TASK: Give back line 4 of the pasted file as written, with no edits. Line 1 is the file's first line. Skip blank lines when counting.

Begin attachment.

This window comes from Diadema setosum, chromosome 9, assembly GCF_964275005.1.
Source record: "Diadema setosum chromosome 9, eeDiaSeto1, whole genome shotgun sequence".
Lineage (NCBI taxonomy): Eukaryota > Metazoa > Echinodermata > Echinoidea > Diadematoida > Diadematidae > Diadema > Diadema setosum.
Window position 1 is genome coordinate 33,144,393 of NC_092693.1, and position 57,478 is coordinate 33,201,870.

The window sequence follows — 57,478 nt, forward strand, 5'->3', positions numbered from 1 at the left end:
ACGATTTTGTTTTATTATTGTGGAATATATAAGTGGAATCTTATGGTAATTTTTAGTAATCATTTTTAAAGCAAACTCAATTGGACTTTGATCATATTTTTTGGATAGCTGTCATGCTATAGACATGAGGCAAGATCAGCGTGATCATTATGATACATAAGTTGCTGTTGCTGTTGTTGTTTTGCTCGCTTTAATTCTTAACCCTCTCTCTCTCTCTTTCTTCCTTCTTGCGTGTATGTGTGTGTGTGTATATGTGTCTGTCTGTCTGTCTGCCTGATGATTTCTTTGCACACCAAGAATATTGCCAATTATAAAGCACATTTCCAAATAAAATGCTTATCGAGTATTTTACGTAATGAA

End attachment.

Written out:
Window position 1 is genome coordinate 33,144,393 of NC_092693.1, and position 57,478 is coordinate 33,201,870.